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Neurointervention > Volume 15(1); 2020 > Article
Lu, Lin, and Lee: Transcarotid Mechanical Thrombectomy for Embolic Intracranial Large Vessel Occlusion after Endovascular Deconstructice Embolization for Carotid Blowout Syndrome


Carotid blowout syndrome (CBS) is a fatal complication of head and neck cancer. Endovascular treatment, particularly deconstructive embolization, is effective for CBS, but it might result in thromboembolic events. We report the case of a 57-year-old man with underlying recurrent head and neck cancer who had CBS. The patient received endovascular embolization of the right internal, external, and common carotid arteries. Right internal carotid artery to middle cerebral artery embolic occlusion was noted immediately after the procedure, and left-sided weakness and facial palsy were found. Ipsilateral suprabulbar cervical internal carotid artery puncture was performed under fluoroscopic guidance, and rescue suction thrombectomy was successful. The patient had no significant neurological sequela. Transcarotid intraarterial thrombectomy is a reasonable method for managing postembolization large vessel occlusion, even in the neck, after irradiation.


Carotid blowout syndrome (CBS) is a fatal complication of head and neck cancer. As survival after successful treatment of CBS can be 6–12 months or longer [1,2], early recognition and treatment of CBS may provide a favorable outcome for these patients. Endovascular treatment has been known to be effective for CBS, which can cause life-threatening situations with contrast leakage or pseudoaneurysms [3]. Prompt treatment is warranted once diagnosed. However, ischemic stroke, resulting from either hemodynamic insufficiency or a thromboembolic event, is a major concern with endovascular treatment. Thromboembolism can be caused by an embolic agent or acute thrombus, occasionally leading to intracranial large vessel occlusion and debilitating stroke. The treatment of the aforementioned complication is difficult because contraindications of current standard revascularization therapies may be encountered.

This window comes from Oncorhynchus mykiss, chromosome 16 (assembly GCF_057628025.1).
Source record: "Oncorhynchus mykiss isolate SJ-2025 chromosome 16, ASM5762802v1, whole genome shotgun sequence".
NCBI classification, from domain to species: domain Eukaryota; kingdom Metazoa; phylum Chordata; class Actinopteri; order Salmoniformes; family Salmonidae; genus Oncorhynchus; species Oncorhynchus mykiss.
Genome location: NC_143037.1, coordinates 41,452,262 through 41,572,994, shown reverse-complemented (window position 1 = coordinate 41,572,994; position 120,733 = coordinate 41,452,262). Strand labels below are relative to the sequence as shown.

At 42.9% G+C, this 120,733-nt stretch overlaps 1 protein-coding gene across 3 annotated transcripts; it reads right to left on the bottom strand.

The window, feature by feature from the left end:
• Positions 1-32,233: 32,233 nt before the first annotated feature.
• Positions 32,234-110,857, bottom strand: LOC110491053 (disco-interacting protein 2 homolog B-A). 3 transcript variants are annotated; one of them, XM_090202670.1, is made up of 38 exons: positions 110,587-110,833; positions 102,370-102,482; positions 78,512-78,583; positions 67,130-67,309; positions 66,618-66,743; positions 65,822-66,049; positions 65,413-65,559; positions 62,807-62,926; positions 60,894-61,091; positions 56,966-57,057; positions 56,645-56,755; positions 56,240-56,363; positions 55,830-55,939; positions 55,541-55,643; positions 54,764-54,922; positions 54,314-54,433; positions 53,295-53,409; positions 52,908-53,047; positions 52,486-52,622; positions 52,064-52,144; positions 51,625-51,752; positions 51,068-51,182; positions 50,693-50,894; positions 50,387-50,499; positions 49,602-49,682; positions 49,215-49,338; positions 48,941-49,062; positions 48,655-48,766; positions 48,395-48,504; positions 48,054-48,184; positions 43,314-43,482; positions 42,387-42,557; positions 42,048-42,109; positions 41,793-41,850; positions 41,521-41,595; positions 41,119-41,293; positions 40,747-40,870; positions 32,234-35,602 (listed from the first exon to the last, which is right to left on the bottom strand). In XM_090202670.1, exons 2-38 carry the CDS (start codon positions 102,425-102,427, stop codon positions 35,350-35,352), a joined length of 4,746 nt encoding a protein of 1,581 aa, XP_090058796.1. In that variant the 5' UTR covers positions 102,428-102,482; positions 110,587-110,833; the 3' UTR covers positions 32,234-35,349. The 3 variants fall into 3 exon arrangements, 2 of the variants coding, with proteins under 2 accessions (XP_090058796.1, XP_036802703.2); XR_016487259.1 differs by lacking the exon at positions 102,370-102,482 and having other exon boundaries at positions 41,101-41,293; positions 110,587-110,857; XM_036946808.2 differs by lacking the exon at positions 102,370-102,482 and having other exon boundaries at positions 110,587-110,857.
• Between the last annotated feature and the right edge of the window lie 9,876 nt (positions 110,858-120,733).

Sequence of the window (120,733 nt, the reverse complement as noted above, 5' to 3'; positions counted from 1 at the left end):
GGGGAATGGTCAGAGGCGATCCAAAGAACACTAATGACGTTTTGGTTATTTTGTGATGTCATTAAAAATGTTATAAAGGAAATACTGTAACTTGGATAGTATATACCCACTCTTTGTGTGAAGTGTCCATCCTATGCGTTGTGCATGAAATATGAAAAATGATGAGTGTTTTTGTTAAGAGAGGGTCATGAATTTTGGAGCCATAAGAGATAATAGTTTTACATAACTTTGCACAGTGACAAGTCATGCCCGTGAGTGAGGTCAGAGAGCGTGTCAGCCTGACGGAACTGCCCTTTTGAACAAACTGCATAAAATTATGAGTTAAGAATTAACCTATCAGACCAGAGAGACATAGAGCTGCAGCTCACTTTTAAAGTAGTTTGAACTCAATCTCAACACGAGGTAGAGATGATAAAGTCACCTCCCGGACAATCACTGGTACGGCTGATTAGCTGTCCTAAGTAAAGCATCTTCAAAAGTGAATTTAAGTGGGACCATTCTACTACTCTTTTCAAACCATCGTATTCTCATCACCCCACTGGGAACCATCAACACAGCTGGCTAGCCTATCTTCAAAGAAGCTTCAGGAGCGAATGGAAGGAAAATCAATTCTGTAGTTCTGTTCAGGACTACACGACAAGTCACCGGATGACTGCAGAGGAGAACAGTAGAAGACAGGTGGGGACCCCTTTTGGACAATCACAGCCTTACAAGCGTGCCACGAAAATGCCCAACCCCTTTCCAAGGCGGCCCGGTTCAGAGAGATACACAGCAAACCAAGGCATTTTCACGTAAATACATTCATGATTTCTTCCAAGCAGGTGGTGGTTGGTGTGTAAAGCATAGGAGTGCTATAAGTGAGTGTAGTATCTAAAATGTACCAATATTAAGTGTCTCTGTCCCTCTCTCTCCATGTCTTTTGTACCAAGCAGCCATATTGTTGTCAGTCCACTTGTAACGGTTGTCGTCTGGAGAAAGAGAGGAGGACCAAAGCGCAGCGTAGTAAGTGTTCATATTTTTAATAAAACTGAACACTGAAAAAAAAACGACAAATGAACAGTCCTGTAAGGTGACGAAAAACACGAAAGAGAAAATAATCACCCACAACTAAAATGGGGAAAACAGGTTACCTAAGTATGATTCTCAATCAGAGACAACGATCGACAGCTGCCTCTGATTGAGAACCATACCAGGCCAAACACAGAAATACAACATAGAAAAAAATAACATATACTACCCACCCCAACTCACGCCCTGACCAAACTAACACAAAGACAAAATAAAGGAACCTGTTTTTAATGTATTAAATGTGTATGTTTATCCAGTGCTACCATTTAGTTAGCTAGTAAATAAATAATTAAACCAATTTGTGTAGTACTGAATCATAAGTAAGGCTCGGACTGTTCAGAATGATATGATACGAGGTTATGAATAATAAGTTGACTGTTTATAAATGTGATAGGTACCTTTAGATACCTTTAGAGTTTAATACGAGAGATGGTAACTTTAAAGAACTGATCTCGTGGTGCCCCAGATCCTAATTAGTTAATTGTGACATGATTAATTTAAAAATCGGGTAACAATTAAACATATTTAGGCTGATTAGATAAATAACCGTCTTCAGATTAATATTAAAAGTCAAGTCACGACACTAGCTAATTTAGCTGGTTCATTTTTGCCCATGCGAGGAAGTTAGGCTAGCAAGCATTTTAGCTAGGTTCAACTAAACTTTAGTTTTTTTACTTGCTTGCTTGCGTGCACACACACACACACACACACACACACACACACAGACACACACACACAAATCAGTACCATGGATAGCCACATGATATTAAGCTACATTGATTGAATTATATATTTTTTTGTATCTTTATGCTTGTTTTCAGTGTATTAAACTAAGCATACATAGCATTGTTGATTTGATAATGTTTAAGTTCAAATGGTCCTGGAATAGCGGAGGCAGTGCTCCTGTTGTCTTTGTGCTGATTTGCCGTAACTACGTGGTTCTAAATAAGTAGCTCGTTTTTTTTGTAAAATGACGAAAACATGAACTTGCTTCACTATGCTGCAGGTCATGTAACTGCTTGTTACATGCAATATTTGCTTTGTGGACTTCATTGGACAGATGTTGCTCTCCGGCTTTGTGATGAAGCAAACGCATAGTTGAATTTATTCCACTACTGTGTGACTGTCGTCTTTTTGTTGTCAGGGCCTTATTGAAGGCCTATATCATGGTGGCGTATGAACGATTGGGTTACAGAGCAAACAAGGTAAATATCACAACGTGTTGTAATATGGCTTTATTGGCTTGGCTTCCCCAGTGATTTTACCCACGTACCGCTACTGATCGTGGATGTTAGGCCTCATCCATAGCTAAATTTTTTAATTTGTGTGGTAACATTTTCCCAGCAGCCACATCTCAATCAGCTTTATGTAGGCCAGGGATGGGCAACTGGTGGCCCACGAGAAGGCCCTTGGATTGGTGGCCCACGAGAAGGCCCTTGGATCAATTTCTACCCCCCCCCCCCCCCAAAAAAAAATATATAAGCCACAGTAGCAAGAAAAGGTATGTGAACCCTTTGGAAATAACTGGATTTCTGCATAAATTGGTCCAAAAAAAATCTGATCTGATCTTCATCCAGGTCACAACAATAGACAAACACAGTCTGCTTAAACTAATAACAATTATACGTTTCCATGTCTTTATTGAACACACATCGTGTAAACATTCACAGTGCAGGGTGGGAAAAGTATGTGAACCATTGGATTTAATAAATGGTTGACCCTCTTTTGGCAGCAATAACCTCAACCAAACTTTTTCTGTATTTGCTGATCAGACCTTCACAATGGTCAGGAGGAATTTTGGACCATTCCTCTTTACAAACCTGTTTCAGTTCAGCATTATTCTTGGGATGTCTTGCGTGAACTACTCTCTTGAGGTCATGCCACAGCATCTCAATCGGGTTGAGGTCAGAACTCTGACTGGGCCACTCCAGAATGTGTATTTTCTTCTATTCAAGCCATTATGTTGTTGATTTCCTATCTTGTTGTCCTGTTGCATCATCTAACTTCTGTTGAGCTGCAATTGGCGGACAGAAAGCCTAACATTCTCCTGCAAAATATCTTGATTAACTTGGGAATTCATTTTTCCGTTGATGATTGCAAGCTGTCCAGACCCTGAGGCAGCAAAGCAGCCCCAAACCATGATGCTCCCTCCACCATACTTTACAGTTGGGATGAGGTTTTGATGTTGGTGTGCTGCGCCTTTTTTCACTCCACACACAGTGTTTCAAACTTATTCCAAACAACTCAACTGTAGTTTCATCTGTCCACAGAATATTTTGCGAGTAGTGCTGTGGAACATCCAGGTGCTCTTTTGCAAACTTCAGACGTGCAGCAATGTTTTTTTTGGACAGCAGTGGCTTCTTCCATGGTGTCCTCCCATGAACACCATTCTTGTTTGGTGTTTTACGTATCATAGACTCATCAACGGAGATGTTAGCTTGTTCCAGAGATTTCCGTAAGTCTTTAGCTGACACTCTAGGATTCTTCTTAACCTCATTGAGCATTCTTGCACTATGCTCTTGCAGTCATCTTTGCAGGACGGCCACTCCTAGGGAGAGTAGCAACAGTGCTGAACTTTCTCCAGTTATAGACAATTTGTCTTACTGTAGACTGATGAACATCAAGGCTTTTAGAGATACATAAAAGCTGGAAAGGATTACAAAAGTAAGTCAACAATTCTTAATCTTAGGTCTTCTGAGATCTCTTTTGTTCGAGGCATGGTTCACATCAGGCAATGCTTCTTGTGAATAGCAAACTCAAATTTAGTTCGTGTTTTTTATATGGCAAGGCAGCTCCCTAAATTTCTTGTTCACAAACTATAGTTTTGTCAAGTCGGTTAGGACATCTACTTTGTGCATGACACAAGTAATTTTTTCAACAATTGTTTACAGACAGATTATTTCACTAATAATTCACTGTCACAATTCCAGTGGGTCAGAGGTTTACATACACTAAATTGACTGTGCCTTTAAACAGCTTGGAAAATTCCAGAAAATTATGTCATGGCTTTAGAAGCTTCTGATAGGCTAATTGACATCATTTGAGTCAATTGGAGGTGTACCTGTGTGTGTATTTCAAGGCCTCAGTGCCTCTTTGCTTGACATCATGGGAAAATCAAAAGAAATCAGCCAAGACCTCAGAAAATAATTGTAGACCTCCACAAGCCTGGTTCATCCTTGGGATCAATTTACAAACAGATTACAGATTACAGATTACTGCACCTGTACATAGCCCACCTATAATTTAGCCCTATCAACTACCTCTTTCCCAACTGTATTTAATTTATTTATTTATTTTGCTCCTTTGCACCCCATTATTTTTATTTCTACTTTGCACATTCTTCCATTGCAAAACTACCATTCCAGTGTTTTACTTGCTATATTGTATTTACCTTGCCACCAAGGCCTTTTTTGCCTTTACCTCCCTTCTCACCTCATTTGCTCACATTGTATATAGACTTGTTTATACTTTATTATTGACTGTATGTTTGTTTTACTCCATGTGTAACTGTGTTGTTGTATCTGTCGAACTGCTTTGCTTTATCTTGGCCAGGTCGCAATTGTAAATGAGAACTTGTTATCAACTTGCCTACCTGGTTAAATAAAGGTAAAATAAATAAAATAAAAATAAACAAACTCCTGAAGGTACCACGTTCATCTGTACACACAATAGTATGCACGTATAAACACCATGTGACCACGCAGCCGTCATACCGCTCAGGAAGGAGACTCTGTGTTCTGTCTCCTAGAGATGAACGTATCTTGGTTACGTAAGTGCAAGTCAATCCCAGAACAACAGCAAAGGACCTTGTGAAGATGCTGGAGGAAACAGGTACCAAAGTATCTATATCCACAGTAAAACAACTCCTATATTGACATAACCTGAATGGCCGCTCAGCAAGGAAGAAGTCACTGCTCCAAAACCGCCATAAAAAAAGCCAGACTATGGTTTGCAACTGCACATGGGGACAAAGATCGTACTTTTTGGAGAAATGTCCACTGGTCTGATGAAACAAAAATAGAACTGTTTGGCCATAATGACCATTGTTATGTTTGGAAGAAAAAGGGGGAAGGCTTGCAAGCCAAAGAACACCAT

Here, we present a case of a massive right internal carotid artery (ICA)-middle cerebral artery (MCA) clot after endovascular carotid trunk embolization. We treated this complication successfully with endovascular suction thrombectomy via direct ICA puncture.


Data were obtained from the stroke registry at the National Taiwan University Hospital (NTUH), which was established in 1995 to study the etiologic factors, clinical courses, prognoses, and complications of stroke. The study was approved by the Research Ethics Committee of the hospital. Individual informed consent was waived.
A 57-year-old man presented to our emergency department complaining of massive nasal and oral bleeding over the previous day. The patient had a history of head and neck squamous cell carcinoma (right buccal cancer and oropharyngeal cancer, diagnosed 9 and 7 months earlier, respectively), for which he had undergone wide excision of the tumor, neck dissection, and tracheostomy and had been receiving concurrent chemoradiotherapy until 5 months before the current presentation. On examination, a mild fever (body temperature, 38.3°C) and tachycardia (125 beats/min) were noted. He was completely conscious. Laboratory investigation showed low levels of hemoglobin (8.3 g/dL) and hyponatremia (128 mmol/L). No other major physical or blood abnormalities were noted. The otolaryngologist found no airway compromise or active bleeding, but noted significant blood clots in the nasopharynx and oropharynx that could not be totally removed. Intravenous tranexamic acid, blood component therapy, and epinephrine gauze packing in the oral cavity were administered. Computed tomographic angiography (CTA) was performed to detect the suspected vascular lesion. The result revealed a 4-mm pseudoaneurysm, starting from the right inferior thyroid artery. It also showed a right carotid bulb was encased by a necrotic tumor (Fig. 1A, B). These findings suggested tumor recurrence and impending CBS. CTA at the circle of Willis (COW) level revealed a robust anterior communicating artery, proximal bilateral anterior cerebral arteries, and a right posterior communicating artery (Fig. 1C-E, respectively). The neurointerventional team was consulted and decided to perform embolization of the right inferior thyroid artery and right carotid artery.